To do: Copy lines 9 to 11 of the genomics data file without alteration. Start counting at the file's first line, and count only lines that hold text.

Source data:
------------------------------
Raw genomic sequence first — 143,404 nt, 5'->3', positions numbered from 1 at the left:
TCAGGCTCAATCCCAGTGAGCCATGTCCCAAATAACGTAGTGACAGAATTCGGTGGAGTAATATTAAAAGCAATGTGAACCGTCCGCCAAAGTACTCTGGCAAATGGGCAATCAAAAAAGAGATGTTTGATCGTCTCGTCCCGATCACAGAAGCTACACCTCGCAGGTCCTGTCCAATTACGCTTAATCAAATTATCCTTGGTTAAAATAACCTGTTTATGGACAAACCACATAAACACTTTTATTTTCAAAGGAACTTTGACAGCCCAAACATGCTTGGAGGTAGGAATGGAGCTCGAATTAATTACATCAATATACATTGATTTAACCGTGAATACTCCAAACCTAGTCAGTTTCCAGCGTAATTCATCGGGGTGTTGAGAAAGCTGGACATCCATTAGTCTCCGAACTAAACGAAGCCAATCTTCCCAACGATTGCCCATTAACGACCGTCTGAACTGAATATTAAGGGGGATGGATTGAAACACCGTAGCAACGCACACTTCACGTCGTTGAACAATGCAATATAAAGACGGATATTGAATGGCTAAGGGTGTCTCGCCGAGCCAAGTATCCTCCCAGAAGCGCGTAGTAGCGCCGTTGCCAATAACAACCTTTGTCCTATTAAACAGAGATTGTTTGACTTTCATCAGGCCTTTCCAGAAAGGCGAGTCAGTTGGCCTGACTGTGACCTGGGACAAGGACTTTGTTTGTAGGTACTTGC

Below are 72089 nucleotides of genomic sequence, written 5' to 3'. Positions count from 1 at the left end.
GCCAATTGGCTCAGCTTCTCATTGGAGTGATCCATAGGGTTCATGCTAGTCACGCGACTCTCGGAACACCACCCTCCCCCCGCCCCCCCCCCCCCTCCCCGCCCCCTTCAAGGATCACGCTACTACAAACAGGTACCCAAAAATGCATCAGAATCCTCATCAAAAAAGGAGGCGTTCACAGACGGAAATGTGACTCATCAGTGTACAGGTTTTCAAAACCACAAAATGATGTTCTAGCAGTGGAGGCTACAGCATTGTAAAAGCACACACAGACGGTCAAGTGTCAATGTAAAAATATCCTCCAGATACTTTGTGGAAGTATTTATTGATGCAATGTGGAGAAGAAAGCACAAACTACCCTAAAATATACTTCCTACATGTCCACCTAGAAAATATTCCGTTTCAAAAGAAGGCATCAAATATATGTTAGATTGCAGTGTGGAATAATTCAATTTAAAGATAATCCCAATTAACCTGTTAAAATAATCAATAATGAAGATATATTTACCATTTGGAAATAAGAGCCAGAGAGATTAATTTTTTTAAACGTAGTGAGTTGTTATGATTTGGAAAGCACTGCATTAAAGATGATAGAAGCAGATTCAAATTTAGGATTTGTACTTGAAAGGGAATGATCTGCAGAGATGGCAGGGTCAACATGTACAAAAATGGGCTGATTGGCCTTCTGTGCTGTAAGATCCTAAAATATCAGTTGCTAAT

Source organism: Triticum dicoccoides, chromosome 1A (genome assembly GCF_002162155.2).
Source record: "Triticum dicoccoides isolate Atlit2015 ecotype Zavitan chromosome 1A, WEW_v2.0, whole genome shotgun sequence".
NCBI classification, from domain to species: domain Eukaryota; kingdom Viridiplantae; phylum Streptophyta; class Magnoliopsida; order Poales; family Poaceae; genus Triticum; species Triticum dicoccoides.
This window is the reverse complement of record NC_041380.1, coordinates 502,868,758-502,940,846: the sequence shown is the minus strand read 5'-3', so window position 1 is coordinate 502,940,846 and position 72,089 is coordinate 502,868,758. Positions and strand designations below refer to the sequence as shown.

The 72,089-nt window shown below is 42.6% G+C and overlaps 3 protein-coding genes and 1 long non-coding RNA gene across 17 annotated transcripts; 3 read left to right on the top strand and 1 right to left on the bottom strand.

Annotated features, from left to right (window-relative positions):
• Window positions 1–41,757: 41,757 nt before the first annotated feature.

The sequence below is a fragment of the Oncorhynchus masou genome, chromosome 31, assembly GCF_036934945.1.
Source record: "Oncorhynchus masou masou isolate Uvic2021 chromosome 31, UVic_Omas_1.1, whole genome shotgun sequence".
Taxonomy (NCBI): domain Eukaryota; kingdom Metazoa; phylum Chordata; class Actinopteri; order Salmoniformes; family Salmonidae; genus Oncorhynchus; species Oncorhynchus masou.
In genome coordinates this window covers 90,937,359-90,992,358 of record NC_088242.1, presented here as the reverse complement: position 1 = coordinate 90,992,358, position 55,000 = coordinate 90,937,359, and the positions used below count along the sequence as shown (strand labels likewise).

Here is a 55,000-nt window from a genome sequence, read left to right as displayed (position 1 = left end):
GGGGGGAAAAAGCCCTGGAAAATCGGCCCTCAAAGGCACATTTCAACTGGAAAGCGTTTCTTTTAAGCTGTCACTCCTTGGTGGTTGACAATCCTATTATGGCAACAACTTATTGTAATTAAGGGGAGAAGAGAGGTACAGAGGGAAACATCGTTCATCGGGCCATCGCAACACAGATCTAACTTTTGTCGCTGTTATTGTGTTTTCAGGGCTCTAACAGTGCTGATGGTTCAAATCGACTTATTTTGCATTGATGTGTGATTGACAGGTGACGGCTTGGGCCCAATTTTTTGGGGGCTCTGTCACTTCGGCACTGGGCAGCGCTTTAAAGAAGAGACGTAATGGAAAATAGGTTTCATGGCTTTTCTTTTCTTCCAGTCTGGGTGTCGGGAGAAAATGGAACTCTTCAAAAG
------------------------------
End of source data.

The 72,089-nt window shown below is 42.6% G+C and overlaps 3 protein-coding genes and 1 long non-coding RNA gene across 17 annotated transcripts; 3 read left to right on the top strand and 1 right to left on the bottom strand.

Annotated features, from left to right (window-relative positions):
• Window positions 1–41,757: 41,757 nt before the first annotated feature.